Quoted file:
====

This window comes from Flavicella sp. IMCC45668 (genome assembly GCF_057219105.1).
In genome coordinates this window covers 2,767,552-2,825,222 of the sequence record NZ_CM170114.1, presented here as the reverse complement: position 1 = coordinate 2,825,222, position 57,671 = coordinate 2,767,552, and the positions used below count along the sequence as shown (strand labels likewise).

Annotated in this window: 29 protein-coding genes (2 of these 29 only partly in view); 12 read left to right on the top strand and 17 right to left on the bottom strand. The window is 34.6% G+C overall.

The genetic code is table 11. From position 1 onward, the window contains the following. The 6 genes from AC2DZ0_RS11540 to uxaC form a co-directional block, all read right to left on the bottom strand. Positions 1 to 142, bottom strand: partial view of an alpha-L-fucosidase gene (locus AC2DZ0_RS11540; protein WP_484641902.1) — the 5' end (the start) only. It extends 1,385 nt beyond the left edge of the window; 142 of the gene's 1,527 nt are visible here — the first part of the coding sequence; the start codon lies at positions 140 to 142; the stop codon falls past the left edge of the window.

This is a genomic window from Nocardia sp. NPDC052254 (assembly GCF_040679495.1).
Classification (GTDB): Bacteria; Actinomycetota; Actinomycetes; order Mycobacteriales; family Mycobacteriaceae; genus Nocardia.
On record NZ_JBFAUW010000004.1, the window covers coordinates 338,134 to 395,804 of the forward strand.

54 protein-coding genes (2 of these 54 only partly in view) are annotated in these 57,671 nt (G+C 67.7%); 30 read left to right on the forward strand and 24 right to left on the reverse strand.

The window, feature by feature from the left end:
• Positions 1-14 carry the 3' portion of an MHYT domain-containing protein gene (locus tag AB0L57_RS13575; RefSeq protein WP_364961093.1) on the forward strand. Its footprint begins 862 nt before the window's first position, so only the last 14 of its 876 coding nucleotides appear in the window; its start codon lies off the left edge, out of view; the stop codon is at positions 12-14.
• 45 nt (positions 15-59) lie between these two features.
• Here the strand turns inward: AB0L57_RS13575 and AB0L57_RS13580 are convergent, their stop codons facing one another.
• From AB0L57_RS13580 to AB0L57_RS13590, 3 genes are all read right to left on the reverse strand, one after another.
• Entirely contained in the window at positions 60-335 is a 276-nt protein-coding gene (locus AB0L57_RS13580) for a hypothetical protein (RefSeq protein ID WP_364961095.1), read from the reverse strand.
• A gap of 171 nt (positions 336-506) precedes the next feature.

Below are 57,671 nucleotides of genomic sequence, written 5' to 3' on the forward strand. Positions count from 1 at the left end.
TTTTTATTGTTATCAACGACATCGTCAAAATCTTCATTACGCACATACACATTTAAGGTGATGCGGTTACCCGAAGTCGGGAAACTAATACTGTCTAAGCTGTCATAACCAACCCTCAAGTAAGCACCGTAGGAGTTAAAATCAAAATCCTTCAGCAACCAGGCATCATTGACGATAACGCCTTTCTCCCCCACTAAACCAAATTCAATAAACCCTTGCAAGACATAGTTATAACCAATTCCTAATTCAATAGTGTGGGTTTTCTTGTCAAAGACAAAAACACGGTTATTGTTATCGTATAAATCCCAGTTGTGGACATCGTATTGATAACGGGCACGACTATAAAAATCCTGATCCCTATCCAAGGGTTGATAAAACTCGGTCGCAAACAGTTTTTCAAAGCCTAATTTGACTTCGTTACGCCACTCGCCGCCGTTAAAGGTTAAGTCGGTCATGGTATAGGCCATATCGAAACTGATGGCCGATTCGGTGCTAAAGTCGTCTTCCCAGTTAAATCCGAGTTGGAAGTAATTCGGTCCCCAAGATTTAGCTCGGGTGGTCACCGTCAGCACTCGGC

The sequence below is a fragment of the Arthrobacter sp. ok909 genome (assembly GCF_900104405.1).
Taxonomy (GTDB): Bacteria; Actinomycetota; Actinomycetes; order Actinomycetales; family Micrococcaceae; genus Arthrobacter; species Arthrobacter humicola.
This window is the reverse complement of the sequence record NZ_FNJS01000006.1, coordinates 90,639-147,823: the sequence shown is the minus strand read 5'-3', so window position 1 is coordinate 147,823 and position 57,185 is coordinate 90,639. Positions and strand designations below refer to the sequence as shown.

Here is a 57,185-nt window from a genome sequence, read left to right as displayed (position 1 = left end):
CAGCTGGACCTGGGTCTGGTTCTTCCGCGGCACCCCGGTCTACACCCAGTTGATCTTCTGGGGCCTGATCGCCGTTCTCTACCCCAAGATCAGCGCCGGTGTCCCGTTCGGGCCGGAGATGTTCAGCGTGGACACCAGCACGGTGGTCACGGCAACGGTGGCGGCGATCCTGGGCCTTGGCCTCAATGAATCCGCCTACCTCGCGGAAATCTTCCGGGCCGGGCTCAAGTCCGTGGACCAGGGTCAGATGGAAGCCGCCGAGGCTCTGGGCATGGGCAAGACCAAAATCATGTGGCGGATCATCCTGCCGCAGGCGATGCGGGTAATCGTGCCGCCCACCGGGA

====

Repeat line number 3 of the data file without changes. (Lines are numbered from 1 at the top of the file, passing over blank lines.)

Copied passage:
Annotated in this window: 29 protein-coding genes (2 of these 29 only partly in view); 12 read left to right on the top strand and 17 right to left on the bottom strand. The window is 34.6% G+C overall.